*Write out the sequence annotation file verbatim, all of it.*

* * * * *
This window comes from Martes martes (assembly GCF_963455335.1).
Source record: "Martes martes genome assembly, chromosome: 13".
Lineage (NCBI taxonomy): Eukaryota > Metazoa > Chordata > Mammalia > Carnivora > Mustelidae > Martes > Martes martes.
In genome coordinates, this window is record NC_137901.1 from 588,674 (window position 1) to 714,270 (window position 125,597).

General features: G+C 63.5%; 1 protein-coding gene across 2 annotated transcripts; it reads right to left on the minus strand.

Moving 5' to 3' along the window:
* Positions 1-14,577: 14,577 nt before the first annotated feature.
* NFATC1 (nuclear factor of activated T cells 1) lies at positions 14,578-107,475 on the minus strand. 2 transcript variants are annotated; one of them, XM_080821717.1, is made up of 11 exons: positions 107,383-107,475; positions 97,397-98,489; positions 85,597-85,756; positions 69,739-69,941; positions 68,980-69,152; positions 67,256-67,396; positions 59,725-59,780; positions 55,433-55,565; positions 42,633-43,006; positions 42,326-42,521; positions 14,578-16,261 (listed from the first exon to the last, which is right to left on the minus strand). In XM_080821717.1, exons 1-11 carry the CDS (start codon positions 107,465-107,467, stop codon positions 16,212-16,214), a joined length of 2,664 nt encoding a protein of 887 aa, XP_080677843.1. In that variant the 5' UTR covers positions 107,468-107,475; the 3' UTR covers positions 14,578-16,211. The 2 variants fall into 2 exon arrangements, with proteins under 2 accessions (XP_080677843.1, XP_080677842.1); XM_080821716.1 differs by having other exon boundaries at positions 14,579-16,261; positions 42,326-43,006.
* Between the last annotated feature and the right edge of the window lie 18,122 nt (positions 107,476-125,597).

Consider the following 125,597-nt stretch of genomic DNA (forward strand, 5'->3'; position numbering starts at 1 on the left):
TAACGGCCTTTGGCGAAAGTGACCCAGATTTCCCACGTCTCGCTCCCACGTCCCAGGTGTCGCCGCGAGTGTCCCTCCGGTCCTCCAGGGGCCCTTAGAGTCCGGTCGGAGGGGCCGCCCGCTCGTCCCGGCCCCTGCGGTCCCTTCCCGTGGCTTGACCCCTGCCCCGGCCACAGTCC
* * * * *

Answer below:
This window comes from Martes martes (assembly GCF_963455335.1).
Source record: "Martes martes genome assembly, chromosome: 13".
Lineage (NCBI taxonomy): Eukaryota > Metazoa > Chordata > Mammalia > Carnivora > Mustelidae > Martes > Martes martes.
In genome coordinates, this window is record NC_137901.1 from 588,674 (window position 1) to 714,270 (window position 125,597).

General features: G+C 63.5%; 1 protein-coding gene across 2 annotated transcripts; it reads right to left on the minus strand.

Moving 5' to 3' along the window:
* Positions 1-14,577: 14,577 nt before the first annotated feature.
* NFATC1 (nuclear factor of activated T cells 1) lies at positions 14,578-107,475 on the minus strand. 2 transcript variants are annotated; one of them, XM_080821717.1, is made up of 11 exons: positions 107,383-107,475; positions 97,397-98,489; positions 85,597-85,756; positions 69,739-69,941; positions 68,980-69,152; positions 67,256-67,396; positions 59,725-59,780; positions 55,433-55,565; positions 42,633-43,006; positions 42,326-42,521; positions 14,578-16,261 (listed from the first exon to the last, which is right to left on the minus strand). In XM_080821717.1, exons 1-11 carry the CDS (start codon positions 107,465-107,467, stop codon positions 16,212-16,214), a joined length of 2,664 nt encoding a protein of 887 aa, XP_080677843.1. In that variant the 5' UTR covers positions 107,468-107,475; the 3' UTR covers positions 14,578-16,211. The 2 variants fall into 2 exon arrangements, with proteins under 2 accessions (XP_080677843.1, XP_080677842.1); XM_080821716.1 differs by having other exon boundaries at positions 14,579-16,261; positions 42,326-43,006.
* Between the last annotated feature and the right edge of the window lie 18,122 nt (positions 107,476-125,597).

Consider the following 125,597-nt stretch of genomic DNA (forward strand, 5'->3'; position numbering starts at 1 on the left):
TAACGGCCTTTGGCGAAAGTGACCCAGATTTCCCACGTCTCGCTCCCACGTCCCAGGTGTCGCCGCGAGTGTCCCTCCGGTCCTCCAGGGGCCCTTAGAGTCCGGTCGGAGGGGCCGCCCGCTCGTCCCGGCCCCTGCGGTCCCTTCCCGTGGCTTGACCCCTGCCCCGGCCACAGTCC